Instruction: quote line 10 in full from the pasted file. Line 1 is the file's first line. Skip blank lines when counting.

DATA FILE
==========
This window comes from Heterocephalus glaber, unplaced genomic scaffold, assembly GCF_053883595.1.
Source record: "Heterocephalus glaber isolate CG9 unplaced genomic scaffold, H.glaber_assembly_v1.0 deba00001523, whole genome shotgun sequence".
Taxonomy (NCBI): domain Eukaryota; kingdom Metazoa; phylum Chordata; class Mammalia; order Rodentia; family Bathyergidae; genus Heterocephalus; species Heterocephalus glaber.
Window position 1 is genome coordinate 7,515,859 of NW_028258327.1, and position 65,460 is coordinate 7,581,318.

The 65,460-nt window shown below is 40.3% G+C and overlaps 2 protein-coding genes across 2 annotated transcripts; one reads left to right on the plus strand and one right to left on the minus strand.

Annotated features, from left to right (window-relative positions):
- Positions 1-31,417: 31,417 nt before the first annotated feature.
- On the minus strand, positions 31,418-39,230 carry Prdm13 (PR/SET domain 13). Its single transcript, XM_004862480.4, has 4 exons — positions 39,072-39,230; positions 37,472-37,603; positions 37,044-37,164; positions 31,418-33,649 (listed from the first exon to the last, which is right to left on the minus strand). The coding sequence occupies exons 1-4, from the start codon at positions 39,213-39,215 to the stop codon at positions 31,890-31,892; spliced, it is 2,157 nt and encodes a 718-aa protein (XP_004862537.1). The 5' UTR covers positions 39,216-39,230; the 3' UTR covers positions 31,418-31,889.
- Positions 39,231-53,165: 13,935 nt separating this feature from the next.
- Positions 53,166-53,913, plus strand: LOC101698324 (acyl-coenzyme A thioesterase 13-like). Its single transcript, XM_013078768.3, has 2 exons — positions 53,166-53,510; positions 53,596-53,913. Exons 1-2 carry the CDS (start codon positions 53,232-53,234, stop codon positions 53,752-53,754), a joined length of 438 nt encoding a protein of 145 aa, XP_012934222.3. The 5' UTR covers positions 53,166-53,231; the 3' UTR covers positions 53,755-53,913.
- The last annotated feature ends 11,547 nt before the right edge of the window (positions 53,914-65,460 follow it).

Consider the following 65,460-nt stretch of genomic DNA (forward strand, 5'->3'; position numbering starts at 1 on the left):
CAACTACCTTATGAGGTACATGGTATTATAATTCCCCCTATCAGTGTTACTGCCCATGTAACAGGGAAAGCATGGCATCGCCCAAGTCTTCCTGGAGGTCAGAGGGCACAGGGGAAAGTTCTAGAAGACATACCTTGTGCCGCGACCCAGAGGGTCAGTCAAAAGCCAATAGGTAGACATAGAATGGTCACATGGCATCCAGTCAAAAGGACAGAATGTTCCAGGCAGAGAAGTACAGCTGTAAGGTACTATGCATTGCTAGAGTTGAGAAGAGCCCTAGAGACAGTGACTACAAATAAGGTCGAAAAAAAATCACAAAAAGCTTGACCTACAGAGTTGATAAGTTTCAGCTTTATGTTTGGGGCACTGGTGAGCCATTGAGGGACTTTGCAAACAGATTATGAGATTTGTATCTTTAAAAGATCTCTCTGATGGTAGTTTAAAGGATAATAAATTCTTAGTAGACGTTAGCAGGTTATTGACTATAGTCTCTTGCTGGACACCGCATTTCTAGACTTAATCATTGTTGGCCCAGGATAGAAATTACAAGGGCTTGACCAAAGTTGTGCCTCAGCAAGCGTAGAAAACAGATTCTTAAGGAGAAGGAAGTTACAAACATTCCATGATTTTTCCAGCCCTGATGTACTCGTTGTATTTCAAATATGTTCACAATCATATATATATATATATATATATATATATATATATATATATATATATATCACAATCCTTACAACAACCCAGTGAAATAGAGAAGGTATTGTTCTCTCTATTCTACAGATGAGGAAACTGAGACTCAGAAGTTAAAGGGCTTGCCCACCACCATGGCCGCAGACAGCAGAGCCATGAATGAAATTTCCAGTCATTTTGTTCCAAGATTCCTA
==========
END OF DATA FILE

- Positions 53,166-53,913, plus strand: LOC101698324 (acyl-coenzyme A thioesterase 13-like). Its single transcript, XM_013078768.3, has 2 exons — positions 53,166-53,510; positions 53,596-53,913. Exons 1-2 carry the CDS (start codon positions 53,232-53,234, stop codon positions 53,752-53,754), a joined length of 438 nt encoding a protein of 145 aa, XP_012934222.3. The 5' UTR covers positions 53,166-53,231; the 3' UTR covers positions 53,755-53,913.